We began everyday in Tokyo with a visit to the most amaze bakery about 20 paces from our front door.  I had NO idea that bakeries were a thing here, and my god, everything that comes out of Japanese ovens is fit for the gods I tell you!  The Arteria Bakery was divine, the best pastries, breads, curry buns, melonpam, blueberry and apple pies………we tried it all.  Yes.  We.  Did.

New Zealand's Top Mummy Blogger Parenting Travel Blog Family Japan Tokyo Ikebukuro

New Zealand's Top Mummy Blogger Parenting Travel Blog Family Japan Tokyo Ikebukuro

Dave had to work, so the kids and I headed off on foot, navigating the 30-minute walk to Ikebukuro where the boys were super excited to experience J-World, an anime theme park featuring Dragon Ball Z – off course.  I find Google Maps a bit dodgy at home in NZ, but here the app works perfectly.  We were navigated through gorgeous, quiet wee residential streets and alleys, just as spic ‘n span as the rest of Tokyo, and made it to Sunshine City in Ikebukuro in no time.  I’ve realised on this trip the beauty of having no car!  Exploring on foot is such a pleasure here and gives a real sense of what life is actually like here in Tokyo.

New Zealand's Top Mummy Blogger Parenting Travel Blog Family Japan Tokyo Ikebukuro

We had unwittingly stumbled upon a kids-go-free day at J-world so we were off to a great start.  Ethan loved this place, Nixon enjoyed it even with only a cursory knowledge of anime, however, give it a miss if you or the kids are not fans as it will all go right over your head as there is no English translation or context.  That said, the boys were happy so I was super happy!  

New Zealand's Top Mummy Blogger Parenting Travel Blog Family Japan Tokyo Ikebukuro New Zealand's Top Mummy Blogger Parenting Travel Blog Family Japan Tokyo Ikebukuro

Sunshine City is a HUGE mall, it was a struggle to navigate but we found the restaurant level and I braved ordering food without Dave for the first time.  The kid’s option was easily identifiable by the Hello Kitty plate and was so perfect for Nix.  It came with a giant tempura shrimp, about 10 fries, a small hamburger patty and some rice, dessert and orange juice.  Literally ALL of Nixon’s favourite foods, neatly separated how he likes it.  The dessert was a strange custard that he wasn’t a fan of, but aside from that 10/10.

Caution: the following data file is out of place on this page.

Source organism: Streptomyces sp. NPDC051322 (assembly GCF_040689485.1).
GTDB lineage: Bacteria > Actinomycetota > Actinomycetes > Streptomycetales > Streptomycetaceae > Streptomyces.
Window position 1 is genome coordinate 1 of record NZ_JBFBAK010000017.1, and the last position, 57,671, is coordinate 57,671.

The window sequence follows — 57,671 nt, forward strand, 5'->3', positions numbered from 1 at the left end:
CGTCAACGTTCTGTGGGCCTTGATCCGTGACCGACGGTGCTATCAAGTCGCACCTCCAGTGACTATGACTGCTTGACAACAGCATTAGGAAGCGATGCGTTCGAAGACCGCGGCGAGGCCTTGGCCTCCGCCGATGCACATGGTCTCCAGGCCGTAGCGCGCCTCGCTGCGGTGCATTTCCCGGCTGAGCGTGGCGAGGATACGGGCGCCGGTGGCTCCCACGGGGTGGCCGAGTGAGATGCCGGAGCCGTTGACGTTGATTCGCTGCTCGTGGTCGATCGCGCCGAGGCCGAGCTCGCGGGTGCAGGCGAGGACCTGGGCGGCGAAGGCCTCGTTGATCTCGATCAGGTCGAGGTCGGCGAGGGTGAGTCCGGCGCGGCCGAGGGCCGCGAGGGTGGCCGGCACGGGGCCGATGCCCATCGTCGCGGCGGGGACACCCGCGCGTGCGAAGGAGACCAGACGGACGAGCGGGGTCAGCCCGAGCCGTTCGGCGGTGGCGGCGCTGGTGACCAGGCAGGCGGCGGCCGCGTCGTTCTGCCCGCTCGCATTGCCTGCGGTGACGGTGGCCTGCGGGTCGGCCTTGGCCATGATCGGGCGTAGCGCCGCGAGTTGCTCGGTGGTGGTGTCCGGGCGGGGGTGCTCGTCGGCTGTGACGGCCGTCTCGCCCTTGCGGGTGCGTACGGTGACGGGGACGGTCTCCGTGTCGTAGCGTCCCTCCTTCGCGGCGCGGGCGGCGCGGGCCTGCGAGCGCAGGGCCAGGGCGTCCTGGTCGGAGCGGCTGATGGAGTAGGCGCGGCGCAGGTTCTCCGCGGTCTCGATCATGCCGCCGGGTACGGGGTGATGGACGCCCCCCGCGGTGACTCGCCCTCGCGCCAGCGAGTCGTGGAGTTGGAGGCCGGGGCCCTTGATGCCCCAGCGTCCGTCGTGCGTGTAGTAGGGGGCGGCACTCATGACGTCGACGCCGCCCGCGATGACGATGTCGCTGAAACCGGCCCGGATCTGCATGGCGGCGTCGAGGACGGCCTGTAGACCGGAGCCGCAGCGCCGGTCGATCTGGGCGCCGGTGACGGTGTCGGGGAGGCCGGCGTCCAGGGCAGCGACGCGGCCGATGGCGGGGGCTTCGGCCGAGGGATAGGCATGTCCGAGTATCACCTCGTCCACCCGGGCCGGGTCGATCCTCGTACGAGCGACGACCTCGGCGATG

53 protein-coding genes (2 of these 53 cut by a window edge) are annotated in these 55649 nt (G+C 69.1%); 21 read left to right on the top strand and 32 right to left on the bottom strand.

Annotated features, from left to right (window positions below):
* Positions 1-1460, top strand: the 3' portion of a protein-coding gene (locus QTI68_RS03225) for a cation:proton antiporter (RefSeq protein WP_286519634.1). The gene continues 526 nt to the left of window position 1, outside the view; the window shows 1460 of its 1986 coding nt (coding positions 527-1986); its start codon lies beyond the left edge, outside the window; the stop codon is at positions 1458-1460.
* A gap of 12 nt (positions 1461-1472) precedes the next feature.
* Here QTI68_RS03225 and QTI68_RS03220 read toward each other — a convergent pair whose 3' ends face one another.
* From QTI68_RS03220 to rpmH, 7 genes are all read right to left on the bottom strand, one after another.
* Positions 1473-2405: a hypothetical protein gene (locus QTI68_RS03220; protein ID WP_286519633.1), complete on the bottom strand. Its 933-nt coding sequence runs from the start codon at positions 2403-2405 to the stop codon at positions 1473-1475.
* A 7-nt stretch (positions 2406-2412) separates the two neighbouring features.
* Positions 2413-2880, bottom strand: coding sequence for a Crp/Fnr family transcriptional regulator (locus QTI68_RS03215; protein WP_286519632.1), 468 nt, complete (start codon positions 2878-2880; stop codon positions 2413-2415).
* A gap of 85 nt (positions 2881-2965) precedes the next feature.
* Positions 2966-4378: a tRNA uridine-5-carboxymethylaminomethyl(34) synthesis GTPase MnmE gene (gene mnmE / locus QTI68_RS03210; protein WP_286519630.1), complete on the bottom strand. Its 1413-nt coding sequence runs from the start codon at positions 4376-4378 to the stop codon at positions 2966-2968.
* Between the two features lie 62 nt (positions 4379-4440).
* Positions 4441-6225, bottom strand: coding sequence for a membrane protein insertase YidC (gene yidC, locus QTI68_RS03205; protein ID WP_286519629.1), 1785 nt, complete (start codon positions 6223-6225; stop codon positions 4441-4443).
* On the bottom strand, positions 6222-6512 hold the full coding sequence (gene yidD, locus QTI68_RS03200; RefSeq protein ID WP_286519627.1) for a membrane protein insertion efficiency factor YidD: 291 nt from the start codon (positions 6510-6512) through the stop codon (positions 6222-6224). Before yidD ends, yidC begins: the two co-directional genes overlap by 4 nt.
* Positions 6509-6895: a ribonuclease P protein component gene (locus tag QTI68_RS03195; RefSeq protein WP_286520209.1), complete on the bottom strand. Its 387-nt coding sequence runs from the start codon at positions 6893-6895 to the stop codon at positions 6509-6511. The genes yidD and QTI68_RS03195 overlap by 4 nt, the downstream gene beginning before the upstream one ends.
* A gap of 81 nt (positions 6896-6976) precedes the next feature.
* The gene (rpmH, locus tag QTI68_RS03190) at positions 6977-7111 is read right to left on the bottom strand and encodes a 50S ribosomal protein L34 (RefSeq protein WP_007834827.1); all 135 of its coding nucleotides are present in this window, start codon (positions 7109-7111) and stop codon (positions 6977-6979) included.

New Zealand's Top Mummy Blogger Parenting Travel Blog Family Japan Tokyo Ikebukuro

New Zealand's Top Mummy Blogger Parenting Travel Blog Family Japan Tokyo Ikebukuro

I had a good look at the menu before ordering and noticed that there were two prices; one for the individual item and one for the ‘set’ which included rice and miso soup.  As Ethan is not a fan of miso and the rice servings are huge, we ordered one set and one individual item and saved around 200¥!

After a quick visit to the Pokemon shop (soooo cute!) we headed upstairs to the Sunshine City Aquarium located on the roof of the mall.  We absolutely LOVED this place.  Skip the sea lions and penguins and head for the aquarium tanks.  There were so many fish, reptiles and amphibians here that we had never seen before it was amazing for my animal-mad boys.  A leopard shark, huge sunfish, giant spider crabs, poisonous frogs and so much more.  It def got us pumped for the big aquarium visit to come in Osaka.